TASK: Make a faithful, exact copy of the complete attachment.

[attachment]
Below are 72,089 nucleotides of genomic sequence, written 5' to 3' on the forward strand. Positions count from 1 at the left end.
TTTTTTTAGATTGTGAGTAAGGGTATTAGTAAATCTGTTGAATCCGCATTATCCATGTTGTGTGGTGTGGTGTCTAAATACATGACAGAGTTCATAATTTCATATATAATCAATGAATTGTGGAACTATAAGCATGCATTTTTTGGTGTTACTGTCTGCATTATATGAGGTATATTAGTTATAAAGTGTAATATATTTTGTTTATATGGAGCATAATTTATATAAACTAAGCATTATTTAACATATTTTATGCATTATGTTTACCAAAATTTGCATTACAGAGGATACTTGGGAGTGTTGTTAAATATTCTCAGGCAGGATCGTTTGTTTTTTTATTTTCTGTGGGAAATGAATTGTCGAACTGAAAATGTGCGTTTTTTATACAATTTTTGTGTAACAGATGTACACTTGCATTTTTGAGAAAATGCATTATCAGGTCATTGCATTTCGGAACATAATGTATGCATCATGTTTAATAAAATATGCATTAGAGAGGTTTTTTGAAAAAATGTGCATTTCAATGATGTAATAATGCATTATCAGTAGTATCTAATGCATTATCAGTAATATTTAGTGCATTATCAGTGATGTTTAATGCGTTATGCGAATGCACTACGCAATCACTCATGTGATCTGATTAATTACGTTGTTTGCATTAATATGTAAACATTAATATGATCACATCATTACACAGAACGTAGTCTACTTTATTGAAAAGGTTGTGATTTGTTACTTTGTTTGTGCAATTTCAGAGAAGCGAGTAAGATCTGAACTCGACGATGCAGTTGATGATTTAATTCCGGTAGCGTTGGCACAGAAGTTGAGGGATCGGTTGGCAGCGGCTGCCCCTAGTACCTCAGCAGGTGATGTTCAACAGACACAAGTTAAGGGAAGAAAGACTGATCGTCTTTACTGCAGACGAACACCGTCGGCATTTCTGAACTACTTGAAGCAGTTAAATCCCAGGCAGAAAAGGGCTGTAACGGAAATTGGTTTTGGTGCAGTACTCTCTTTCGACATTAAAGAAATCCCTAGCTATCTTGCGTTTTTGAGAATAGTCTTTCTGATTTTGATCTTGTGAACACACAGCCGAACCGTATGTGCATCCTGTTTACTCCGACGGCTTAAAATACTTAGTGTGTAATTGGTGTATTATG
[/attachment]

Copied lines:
Below are 72,089 nucleotides of genomic sequence, written 5' to 3' on the forward strand. Positions count from 1 at the left end.
TTTTTTTAGATTGTGAGTAAGGGTATTAGTAAATCTGTTGAATCCGCATTATCCATGTTGTGTGGTGTGGTGTCTAAATACATGACAGAGTTCATAATTTCATATATAATCAATGAATTGTGGAACTATAAGCATGCATTTTTTGGTGTTACTGTCTGCATTATATGAGGTATATTAGTTATAAAGTGTAATATATTTTGTTTATATGGAGCATAATTTATATAAACTAAGCATTATTTAACATATTTTATGCATTATGTTTACCAAAATTTGCATTACAGAGGATACTTGGGAGTGTTGTTAAATATTCTCAGGCAGGATCGTTTGTTTTTTTATTTTCTGTGGGAAATGAATTGTCGAACTGAAAATGTGCGTTTTTTATACAATTTTTGTGTAACAGATGTACACTTGCATTTTTGAGAAAATGCATTATCAGGTCATTGCATTTCGGAACATAATGTATGCATCATGTTTAATAAAATATGCATTAGAGAGGTTTTTTGAAAAAATGTGCATTTCAATGATGTAATAATGCATTATCAGTAGTATCTAATGCATTATCAGTAATATTTAGTGCATTATCAGTGATGTTTAATGCGTTATGCGAATGCACTACGCAATCACTCATGTGATCTGATTAATTACGTTGTTTGCATTAATATGTAAACATTAATATGATCACATCATTACACAGAACGTAGTCTACTTTATTGAAAAGGTTGTGATTTGTTACTTTGTTTGTGCAATTTCAGAGAAGCGAGTAAGATCTGAACTCGACGATGCAGTTGATGATTTAATTCCGGTAGCGTTGGCACAGAAGTTGAGGGATCGGTTGGCAGCGGCTGCCCCTAGTACCTCAGCAGGTGATGTTCAACAGACACAAGTTAAGGGAAGAAAGACTGATCGTCTTTACTGCAGACGAACACCGTCGGCATTTCTGAACTACTTGAAGCAGTTAAATCCCAGGCAGAAAAGGGCTGTAACGGAAATTGGTTTTGGTGCAGTACTCTCTTTCGACATTAAAGAAATCCCTAGCTATCTTGCGTTTTTGAGAATAGTCTTTCTGATTTTGATCTTGTGAACACACAGCCGAACCGTATGTGCATCCTGTTTACTCCGACGGCTTAAAATACTTAGTGTGTAATTGGTGTATTATG